Monsour to Hire New Psychiatrist, Encounters Obstacles

The search for an
additional psychiatrist at Monsour Counseling and Psychological Services at the Claremont University Consortium, launched in August 2013 after the departure of one
of Monsour’s two staff psychiatrists, is underway but facing difficulties.

According to Director and Chief Psychologist Gary DeGroot, three candidates have been interviewed
in person, while others who have expressed interest have been contacted by phone. However, the search remains open, with no candidate likely to be hired
in the near future.

“We are experiencing difficulty
getting a large pool of applicants,” DeGroot wrote in an email to TSL.
“Applicants are interested, but sometimes, meeting the part-time nature of the
job has made it difficult.”

Mendel Feldsher, who is currently the
only psychiatrist employed by Monsour, is only on campus on Mondays, which contributes to the two-week waiting period for students requesting appointments.

“A second psychiatrist would
definitely help the current situation,” said a sophomore who wished to remain anonymous and has visited
Monsour for anxiety and depression. “I mean,
there’s tons of students who would greatly benefit from seeing a psychiatrist
and getting treatment, but they can’t because it’s basically impossible to get
an appointment. How is one man supposed to treat hundreds of students on his

The lack of a second psychiatrist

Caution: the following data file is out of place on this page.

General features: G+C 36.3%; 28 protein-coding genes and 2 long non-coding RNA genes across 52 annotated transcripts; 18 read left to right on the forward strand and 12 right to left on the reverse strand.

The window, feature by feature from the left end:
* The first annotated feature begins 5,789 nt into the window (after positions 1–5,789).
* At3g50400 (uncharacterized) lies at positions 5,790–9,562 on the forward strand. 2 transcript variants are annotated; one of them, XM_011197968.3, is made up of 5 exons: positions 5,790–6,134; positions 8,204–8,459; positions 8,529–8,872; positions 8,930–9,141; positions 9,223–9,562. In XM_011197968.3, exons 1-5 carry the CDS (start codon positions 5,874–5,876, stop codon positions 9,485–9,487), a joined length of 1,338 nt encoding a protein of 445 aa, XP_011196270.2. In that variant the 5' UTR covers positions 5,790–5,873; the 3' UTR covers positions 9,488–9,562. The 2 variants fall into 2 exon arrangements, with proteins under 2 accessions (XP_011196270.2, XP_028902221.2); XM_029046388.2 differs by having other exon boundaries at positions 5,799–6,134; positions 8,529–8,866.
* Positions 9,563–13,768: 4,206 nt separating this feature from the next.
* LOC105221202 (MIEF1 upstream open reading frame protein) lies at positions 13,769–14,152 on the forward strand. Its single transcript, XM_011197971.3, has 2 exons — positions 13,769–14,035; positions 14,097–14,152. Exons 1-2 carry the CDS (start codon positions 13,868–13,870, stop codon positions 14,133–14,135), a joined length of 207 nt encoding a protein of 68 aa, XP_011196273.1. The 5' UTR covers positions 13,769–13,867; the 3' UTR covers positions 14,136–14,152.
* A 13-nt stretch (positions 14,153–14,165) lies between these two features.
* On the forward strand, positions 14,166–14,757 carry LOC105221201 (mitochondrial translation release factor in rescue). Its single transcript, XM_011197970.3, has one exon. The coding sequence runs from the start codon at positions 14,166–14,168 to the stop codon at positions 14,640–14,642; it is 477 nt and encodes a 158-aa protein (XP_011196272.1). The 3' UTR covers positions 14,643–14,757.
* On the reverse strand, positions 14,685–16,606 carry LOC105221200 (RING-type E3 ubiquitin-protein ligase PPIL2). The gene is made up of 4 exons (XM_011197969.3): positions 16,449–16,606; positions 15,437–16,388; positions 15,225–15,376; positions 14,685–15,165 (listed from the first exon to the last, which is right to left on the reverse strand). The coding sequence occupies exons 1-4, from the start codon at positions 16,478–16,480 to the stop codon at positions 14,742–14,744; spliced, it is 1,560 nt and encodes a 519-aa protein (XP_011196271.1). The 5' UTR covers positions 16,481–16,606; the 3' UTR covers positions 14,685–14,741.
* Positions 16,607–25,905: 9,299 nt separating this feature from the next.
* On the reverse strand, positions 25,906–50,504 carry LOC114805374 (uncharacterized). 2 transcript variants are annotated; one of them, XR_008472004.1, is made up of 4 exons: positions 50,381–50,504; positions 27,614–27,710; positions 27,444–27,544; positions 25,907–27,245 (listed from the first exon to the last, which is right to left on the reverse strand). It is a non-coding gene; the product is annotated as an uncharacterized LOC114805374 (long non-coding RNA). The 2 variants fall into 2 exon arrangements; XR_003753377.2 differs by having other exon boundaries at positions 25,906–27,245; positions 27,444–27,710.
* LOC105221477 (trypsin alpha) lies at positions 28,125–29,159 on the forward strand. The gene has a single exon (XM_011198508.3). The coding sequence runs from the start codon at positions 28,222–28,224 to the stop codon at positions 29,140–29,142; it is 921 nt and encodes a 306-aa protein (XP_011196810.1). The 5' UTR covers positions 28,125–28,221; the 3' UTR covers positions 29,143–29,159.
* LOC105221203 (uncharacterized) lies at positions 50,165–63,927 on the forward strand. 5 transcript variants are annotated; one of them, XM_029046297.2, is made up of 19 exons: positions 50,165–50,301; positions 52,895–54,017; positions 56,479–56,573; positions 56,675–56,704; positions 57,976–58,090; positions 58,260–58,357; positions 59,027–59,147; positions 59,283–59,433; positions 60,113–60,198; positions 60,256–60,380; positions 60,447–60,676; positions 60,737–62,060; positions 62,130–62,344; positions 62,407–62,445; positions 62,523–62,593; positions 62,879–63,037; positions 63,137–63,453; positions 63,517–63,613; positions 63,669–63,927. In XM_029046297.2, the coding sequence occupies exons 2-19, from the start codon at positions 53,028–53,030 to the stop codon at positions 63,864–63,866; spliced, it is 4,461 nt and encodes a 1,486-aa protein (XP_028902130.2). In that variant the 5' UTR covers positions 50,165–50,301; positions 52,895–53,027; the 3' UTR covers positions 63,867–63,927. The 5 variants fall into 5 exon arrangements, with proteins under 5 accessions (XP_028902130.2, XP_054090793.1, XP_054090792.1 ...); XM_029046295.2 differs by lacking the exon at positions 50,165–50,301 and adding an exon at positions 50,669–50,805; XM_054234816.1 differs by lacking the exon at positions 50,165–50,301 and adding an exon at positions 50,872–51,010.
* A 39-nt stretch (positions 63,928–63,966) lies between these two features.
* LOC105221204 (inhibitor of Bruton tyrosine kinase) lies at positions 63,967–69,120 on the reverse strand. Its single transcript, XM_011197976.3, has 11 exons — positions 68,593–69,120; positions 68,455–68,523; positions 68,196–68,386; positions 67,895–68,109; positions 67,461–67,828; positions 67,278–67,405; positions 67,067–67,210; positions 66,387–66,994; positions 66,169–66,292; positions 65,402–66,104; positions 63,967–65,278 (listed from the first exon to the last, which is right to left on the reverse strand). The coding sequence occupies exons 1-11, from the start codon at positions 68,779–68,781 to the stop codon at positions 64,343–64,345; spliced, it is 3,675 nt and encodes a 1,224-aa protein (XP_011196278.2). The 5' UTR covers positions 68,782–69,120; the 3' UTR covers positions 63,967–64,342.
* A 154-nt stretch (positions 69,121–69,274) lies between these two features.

has led many students who would otherwise seek help at Monsour to look
elsewhere for treatment.

“The drawbacks to having one
psychiatrist on campus is that those students who can’t wait for our current
psychiatrist’s next available appointment are being referred to psychiatrists
in the community,” DeGroot wrote. “Another psychiatrist is needed to meet the
high need of students who are being referred for medication evaluations and for
continued medication monitoring.”

Other students agreed that a second psychiatrist would improve Monsour’s

“I know some people who would
greatly benefit from seeing a psychiatrist, but when they’ve tried to get an
appointment, it’s been all booked up,” Katherine Shearer SC ’17 said.
“Hopefully the search will end soon, and a psychiatrist will be hired so more
students can seek help.”

Shearer also expressed concern that
students might give up on seeking help for mental illnesses instead of going
off-campus to find help, which may leave them in worse situations without an adequate support system.

“Ideally, even if Feldsher is
booked, students would go off-campus to see a psychiatrist,” she said. “But to
many students that’s too difficult—they don’t know who to go to, or how
they’ll get there, or if they’ll have time. With a second psychiatrist, a lot
of these people could probably get help on campus and they wouldn’t have to go
through that added struggle.”

DeGroot wrote that hiring another psychiatrist could eliminate many of the problems Shearer and other students have mentioned.

“Having two psychiatrists as we did last
year would also allow the students to have a choice of providers prescribing
medications and conducting med checks,” he wrote. 

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